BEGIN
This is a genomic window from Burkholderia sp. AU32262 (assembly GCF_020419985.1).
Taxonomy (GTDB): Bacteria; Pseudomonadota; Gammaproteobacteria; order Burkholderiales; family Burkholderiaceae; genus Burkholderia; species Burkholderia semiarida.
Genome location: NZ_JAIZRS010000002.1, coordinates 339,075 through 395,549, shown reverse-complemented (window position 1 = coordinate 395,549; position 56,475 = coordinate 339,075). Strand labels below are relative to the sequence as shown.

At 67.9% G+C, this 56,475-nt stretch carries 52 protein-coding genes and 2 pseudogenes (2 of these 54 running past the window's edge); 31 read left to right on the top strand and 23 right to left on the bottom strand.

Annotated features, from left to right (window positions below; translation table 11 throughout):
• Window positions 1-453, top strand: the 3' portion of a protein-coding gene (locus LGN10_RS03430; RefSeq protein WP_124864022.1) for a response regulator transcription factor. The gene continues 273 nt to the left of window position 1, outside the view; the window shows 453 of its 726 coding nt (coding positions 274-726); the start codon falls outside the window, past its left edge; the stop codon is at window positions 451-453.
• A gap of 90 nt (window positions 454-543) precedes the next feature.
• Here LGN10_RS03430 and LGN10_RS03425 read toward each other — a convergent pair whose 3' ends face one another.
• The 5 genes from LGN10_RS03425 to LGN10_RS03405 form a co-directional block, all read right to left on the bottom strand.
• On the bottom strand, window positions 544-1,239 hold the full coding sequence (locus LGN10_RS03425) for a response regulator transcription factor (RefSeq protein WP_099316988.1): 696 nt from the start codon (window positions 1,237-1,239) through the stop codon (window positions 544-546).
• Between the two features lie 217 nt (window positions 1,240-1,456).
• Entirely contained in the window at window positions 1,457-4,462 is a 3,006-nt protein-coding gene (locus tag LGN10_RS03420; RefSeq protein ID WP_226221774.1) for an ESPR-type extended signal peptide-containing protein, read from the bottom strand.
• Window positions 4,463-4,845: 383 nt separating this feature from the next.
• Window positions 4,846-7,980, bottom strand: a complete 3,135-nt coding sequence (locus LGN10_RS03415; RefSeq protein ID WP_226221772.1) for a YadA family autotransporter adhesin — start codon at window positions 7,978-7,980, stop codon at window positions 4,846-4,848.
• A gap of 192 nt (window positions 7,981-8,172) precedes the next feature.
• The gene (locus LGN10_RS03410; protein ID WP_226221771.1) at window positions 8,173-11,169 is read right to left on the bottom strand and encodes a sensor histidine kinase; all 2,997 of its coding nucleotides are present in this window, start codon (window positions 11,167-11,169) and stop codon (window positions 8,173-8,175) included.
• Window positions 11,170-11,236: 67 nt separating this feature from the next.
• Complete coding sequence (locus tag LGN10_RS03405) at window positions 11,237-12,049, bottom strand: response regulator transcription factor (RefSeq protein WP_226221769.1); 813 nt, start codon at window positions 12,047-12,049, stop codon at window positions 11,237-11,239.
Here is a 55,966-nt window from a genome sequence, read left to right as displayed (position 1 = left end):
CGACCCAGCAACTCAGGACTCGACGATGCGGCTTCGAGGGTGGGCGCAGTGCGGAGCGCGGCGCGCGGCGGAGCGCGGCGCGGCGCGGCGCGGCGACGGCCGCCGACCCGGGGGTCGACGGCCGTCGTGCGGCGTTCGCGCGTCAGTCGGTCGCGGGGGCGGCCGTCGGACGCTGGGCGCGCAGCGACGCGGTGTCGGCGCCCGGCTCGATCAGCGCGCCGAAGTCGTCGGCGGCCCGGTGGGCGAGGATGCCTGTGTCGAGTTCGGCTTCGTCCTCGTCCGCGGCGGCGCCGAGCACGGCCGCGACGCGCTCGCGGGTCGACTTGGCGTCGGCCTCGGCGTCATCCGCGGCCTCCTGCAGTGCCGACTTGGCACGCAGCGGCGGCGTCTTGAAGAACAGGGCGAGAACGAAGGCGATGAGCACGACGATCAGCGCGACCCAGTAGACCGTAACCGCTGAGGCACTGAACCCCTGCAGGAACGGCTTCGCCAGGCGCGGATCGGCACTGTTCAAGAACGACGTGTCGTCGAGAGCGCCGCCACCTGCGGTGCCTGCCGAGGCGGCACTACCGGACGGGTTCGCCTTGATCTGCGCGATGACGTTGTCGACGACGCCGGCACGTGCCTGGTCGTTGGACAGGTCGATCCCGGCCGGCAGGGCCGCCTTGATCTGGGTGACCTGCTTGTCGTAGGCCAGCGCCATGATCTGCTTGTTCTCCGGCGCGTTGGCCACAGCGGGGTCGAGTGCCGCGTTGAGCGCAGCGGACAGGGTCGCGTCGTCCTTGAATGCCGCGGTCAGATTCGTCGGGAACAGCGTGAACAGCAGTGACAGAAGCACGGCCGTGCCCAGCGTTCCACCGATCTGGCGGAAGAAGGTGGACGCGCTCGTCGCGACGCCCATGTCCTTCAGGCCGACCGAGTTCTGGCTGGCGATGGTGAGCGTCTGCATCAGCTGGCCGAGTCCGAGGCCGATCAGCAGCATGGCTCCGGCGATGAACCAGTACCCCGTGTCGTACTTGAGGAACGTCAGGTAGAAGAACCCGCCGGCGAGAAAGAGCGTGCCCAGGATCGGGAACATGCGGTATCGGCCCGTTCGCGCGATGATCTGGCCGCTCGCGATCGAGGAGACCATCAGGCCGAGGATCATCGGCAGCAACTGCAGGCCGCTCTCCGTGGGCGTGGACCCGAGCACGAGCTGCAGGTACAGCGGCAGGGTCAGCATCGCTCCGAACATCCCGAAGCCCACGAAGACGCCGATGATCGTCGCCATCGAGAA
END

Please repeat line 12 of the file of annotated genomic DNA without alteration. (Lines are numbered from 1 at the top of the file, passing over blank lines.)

• Entirely contained in the window at window positions 1,457-4,462 is a 3,006-nt protein-coding gene (locus tag LGN10_RS03420; RefSeq protein ID WP_226221774.1) for an ESPR-type extended signal peptide-containing protein, read from the bottom strand.